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County’s Highway Dept. has issues

By Staff | May 21, 2017

Differences in union and non-union employee insurance within Faribault County’s Highway Department have county engineer Mark Daly concerned for Public Works’ effectiveness, the group’s shorthanded staff and his own future as part of the department.

Daly was on hand at Tuesday’s meeting of the county commissioners to review a “little turmoil” from within the Highway Department, and everything from an inability to fill two open managerial positions to an overwhelming workload through the end of 2017 was pinned mostly on insurance issues.

“Our road foreman retired (and) we had a general foreman on paid administrative leave, so I’ve been running the highway department without my No. 2 and No. 3 guys for about five months, and we decided to advertise for an assistant county engineer position,” Daly told the board Tuesday. “Two qualified candidates declined because of the insurance.”

Citing a “major discrepancy” between insurance costs and benefits for employees and supervisors within the department, Daly estimated that the difference in costs for non-managerial employees and supervisors is roughly $6 per hour.

And with that difference, not to mention benefit packages, steering potential staff replacements away, Daly warned the county commissioners that fulfilling a heavy Public Works agenda over the remainder of the year might not be feasible.

“I don’t know if I’m going to be able to fill the general foreman spot,” he said. “If it’s another seven months, I don’t know if I can make it.”

Daly did acknowledge that a county insurance committee had already been in touch with him about the concerns, and commissioner Tom Loveall, a part of that committee, said the same, confirming that the group has already begun exploring insurance changes that would take effect Jan. 1, 2018.

Implementing changes on the first of the new year, county commissioner Bill Groskreutz noted, would require departments other than Daly’s highway crew to agree to insurance modifications.

And even if changes were approved, they would not solve Daly’s immediate staff holes, Loveall and the engineer agreed.

Option No. 1 for a short-term solution proposed at Tuesday’s meeting was a potential unionization of the highway department’s general foreman position.

Such a move would theoretically enhance the appeal of the position’s benefits.

But, according to county attorney Troy Timmerman, such a move might also be impossible.

“If I’m not mistaken,” Timmerman informed the board, “our labor attorney said that putting that position into the union would violate the union.”

With support from commissioner Tom Warmka, Timmerman agreed to research and confirm that sentiment for a future discussion.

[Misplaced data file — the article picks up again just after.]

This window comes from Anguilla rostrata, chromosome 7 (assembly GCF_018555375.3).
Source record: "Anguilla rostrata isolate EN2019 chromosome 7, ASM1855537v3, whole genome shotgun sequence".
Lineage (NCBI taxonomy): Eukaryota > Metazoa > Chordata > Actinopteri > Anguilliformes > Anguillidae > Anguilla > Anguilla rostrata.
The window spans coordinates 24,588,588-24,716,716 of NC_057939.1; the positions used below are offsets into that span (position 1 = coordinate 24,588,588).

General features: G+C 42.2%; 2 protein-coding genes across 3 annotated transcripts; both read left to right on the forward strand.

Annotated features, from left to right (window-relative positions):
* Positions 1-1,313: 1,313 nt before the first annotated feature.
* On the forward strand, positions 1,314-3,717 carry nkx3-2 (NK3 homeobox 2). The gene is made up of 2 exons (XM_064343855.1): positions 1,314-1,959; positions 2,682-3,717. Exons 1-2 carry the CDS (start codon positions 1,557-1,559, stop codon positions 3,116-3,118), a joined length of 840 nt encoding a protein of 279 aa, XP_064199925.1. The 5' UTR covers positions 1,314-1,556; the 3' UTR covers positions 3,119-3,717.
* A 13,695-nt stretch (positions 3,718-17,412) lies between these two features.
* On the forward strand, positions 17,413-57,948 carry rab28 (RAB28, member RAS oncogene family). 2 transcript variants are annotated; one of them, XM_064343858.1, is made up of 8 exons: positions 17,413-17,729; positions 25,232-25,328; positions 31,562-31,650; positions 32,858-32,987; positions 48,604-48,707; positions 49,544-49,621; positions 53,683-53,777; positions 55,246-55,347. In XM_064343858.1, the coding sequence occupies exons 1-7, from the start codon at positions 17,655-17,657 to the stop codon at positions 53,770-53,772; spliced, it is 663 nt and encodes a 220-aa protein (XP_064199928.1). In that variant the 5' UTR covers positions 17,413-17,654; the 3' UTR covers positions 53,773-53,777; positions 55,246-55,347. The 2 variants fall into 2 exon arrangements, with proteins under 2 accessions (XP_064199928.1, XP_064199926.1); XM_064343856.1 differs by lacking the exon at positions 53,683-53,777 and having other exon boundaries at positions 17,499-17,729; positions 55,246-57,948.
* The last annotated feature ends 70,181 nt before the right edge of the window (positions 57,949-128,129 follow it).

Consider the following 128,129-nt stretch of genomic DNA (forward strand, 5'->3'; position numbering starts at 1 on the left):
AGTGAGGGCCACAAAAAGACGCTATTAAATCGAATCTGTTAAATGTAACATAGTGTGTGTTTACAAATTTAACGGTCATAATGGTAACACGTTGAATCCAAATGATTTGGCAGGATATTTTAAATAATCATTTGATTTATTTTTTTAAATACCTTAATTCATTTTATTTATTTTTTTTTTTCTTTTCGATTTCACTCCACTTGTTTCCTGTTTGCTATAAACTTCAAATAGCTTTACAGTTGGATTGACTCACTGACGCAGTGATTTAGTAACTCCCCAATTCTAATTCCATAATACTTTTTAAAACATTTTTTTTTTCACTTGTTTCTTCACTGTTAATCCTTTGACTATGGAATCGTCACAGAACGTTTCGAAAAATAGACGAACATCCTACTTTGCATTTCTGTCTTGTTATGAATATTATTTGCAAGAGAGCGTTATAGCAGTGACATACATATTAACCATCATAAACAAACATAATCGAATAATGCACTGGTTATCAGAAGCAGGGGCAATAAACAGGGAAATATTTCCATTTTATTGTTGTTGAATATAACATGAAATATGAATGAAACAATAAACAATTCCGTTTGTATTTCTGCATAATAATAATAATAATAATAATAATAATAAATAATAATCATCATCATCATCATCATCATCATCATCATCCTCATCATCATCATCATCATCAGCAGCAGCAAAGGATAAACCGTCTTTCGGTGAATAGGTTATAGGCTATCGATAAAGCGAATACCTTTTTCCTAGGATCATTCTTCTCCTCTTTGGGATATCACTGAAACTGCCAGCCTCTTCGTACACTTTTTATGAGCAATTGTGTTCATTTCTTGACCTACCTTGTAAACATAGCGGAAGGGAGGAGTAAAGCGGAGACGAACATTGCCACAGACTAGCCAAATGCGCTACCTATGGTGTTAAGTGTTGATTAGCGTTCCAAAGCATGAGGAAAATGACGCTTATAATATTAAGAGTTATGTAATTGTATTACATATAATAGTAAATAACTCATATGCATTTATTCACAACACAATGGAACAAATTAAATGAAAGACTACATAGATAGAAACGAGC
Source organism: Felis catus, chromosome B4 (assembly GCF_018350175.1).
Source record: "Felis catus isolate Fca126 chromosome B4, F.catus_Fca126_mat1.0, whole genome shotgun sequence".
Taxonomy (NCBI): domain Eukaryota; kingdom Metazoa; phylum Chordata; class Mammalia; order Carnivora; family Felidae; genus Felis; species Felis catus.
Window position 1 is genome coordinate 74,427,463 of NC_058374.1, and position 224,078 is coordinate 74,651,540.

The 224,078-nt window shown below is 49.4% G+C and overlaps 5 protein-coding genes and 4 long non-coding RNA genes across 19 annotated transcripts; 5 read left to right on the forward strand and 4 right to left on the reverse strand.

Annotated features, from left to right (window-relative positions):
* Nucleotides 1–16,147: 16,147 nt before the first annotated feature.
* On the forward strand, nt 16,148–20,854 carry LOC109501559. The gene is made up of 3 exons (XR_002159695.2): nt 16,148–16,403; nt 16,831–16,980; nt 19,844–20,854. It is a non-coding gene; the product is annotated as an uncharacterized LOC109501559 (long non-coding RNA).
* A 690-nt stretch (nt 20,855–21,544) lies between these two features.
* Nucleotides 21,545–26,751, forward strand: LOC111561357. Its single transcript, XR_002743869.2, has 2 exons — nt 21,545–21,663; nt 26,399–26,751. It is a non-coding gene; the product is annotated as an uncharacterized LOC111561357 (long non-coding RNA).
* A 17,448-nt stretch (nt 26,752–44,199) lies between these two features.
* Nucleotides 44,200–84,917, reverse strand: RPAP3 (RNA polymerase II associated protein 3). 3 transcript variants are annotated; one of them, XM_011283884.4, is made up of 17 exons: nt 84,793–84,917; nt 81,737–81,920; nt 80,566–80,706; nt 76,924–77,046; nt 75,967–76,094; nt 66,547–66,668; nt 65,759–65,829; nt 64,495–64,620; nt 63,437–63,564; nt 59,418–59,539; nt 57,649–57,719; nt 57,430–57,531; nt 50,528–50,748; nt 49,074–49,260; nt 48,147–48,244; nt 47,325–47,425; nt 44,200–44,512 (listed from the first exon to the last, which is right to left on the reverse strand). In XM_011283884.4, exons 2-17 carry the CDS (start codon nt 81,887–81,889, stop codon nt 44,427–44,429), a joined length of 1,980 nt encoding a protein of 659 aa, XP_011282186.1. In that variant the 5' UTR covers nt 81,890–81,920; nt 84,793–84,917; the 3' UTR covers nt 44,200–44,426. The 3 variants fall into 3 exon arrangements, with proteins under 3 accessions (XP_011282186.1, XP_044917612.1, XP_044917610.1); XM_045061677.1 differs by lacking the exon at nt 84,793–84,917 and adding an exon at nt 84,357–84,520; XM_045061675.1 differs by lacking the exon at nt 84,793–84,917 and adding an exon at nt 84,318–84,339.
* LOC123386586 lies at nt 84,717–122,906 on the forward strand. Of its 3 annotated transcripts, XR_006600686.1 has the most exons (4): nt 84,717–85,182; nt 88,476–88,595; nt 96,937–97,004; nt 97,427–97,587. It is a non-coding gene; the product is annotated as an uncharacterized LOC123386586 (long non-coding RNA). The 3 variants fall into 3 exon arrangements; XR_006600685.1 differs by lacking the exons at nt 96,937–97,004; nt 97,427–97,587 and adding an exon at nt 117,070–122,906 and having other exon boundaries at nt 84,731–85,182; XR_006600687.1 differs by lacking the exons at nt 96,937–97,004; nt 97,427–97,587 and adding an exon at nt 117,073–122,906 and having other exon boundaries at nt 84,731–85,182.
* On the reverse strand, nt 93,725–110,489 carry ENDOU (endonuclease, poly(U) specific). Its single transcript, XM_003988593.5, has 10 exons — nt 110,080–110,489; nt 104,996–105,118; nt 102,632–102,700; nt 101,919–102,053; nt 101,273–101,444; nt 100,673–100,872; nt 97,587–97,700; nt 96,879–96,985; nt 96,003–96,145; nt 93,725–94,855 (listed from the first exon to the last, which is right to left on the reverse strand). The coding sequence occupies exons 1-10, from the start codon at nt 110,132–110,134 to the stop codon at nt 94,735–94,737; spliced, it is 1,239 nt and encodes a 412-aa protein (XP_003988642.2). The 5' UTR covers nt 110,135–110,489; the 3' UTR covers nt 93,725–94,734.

Loveall, meanwhile, continued to “spitball” ideas with the county engineer.

“If that doesn’t work,” the commissioner asked, “what’s the next step?”

Daly responded with a “monetary solution,” suggesting a county-fueled wage increase of $750 per month for each of his department’s four supervising positions, including his own, through the end of the year.

In total, Daly added, the proposed wage increase would cost $18,000, split between the four highway supervisors over a six-month period starting in June.

But the likelihood of that actually coming to fruition, Loveall and Groskreutz agreed, is not very good.

“The question then,” Groskreutz said, “is ‘Why the Highway Department?'”

Later in Tuesday’s meeting, the board joked that Daly’s $18,000 proposal was actually miniscule compared to what external consulting or temp assistance might cost an estimated $100,000 or more over the course of the year to fill the highway department’s shorthanded staff.

But the commissioners agreed that any type of monetary compensation for the department’s vacancies would carry plenty of implications and likely raise questions from other county departments.

“I feel bad for Mark being shorthanded, especially with construction season coming up,” Warmka said. “But let’s let our attorney look at it, put it on the fast track and see what we can do first.”

The other commissioners agreed, with Loveall noting that any short-term solution, whether it be temp assistance, additional Public Works interns or an unlikely monetary “bonus,” would only set the tone for a broader look at the issue as a long-term challenge for the county.

“If you just get a temp in there or whatever, it’s eventually going to bleed,” Loveall said of the insurance concerns at the core of the discussion. “It’s going to be like lighting a fire in your garage to see where the gas leak is.”

At Tuesday’s meeting, the County Board also:

Approved additional support for Winnebago’s maintenance of forfeited tax business to the tune of $12,000.

Winnebago city administrator Chris Ziegler visited the board to review bills from the city’s outlet store work, including construction and demolition involving walls shared by multiple downtown businesses, and the commissioners agreed to up their grand total of contributions to the project to approximately $85,000, more than $73,000 of which was paid in April 2015.

Hosted a closed session discussion pertaining to what Timmerman described as “threatened litigation concerning the Veteran’s Service Office.”